|Place of origin||Scotland|
|Main ingredients||Oat-husk starch, water|
|Cookbook: Sowans Media: Sowans|
Sowans or sowens (from Scottish Gaelic: sùghan), also called virpa, is a Scottish dish made using the starch remaining on the inner husks of oats after milling. The husks are allowed to soak in water and ferment for a few days. The liquor is strained off and allowed to stand for a day to allow the starchy matter therein to settle. The liquid part, or swats is poured off and can be drunk. The remaining sowans are boiled with water and salt until thickened, then served with butter or dipped into milk. The flavour is distinctly sour.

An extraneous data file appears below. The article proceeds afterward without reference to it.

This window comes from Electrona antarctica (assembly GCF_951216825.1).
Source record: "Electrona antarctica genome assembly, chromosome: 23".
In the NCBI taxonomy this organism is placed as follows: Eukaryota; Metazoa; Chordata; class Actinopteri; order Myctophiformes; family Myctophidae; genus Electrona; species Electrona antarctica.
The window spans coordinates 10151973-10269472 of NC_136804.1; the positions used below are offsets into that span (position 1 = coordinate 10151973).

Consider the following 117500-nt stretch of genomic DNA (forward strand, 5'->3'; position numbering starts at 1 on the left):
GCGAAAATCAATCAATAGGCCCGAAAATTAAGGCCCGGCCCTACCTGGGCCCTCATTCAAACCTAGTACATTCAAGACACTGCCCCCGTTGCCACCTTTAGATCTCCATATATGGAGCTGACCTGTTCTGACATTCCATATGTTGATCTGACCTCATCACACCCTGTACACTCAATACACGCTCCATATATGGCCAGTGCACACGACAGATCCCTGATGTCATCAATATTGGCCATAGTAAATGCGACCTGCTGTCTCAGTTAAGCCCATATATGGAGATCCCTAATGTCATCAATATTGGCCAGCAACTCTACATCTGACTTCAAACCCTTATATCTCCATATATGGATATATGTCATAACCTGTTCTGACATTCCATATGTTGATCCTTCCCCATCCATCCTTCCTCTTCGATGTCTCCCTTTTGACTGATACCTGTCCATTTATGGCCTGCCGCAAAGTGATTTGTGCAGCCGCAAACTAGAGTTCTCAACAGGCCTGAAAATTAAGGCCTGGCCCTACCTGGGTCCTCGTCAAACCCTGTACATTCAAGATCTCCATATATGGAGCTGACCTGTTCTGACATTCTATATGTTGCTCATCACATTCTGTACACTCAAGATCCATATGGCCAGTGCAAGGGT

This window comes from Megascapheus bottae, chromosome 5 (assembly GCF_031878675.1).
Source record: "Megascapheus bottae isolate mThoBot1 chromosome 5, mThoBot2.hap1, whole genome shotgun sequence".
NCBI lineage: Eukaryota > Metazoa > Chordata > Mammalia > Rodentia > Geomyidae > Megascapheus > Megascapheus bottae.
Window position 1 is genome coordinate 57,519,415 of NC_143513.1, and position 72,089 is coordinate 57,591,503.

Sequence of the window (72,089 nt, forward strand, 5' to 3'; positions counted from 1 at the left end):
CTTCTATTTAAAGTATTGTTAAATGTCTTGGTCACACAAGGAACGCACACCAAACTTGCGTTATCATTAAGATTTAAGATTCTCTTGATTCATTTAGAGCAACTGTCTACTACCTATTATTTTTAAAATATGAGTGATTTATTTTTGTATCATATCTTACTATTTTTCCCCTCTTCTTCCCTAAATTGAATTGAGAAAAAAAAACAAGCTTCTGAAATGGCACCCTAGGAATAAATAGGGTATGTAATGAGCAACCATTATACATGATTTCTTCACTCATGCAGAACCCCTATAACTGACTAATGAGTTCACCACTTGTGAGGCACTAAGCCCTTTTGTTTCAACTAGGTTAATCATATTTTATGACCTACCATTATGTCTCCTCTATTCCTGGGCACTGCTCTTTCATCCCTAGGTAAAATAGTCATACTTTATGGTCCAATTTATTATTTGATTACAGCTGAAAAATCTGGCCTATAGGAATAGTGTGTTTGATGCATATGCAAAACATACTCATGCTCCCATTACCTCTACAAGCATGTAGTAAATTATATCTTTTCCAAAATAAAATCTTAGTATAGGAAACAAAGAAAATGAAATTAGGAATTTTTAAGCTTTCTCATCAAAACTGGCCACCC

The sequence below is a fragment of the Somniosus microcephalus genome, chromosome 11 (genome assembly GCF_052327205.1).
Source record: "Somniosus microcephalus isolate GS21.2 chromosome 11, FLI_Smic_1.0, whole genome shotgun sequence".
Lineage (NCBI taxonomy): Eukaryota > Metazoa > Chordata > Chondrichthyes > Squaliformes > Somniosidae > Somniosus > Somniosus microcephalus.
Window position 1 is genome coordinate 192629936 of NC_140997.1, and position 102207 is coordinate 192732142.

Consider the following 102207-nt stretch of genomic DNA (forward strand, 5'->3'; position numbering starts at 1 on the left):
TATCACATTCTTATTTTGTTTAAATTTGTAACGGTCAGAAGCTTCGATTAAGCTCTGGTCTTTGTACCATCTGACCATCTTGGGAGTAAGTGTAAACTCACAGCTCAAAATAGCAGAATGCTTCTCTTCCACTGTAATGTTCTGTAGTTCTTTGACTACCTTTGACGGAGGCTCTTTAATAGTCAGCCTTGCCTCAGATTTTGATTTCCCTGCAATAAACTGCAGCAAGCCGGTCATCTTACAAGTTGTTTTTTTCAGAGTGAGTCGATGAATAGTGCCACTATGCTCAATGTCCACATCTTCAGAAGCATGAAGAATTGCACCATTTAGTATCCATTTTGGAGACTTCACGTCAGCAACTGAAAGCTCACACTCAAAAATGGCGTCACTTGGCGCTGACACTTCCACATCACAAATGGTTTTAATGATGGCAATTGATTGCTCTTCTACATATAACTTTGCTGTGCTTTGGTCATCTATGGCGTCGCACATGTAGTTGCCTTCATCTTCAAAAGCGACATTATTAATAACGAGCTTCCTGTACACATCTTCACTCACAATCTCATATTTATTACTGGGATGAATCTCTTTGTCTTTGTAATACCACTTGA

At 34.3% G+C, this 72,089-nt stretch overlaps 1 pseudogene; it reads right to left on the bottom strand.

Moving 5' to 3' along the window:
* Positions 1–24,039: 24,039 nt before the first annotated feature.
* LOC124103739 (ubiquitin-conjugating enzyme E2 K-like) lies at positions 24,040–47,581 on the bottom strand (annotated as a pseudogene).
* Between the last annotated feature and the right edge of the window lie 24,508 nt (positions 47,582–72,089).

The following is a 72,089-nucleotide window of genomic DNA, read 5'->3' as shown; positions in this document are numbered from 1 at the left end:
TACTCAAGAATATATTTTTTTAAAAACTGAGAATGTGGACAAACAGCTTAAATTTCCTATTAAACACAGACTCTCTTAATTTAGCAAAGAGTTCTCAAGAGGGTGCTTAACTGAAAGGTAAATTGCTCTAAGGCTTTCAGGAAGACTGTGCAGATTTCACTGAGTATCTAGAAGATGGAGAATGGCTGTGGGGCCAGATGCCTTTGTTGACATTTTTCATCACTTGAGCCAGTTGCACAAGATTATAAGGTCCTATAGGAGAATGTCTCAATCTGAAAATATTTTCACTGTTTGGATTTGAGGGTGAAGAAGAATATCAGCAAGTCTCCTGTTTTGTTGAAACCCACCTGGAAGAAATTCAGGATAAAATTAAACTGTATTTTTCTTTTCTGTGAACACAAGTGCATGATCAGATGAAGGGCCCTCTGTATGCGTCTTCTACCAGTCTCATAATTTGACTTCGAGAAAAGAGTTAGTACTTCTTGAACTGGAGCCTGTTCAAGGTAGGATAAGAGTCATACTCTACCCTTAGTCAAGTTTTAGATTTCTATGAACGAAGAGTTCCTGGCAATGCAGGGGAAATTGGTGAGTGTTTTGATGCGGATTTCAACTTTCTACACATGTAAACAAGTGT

- D A Bender (9 June 2006). Benders' Dictionary of Nutrition and Food Technology. Elsevier Science. p. 439. ISBN 978-1-84569-165-3.
- McNeill, F. Marian (1929). The Scots Kitchen. Paperback: 259 pages, Edinburgh: Mercat Press; New Edition (25 Oct 2004) ISBN 1-84183-070-4, p202
- Mairi Robinson, ed. (1987). The Concise Scots Dictionary. Aberdeen University Press. p. 648. ISBN 0-08-028492-2.
|This food-related article is a stub. You can help Wikipedia by expanding it.|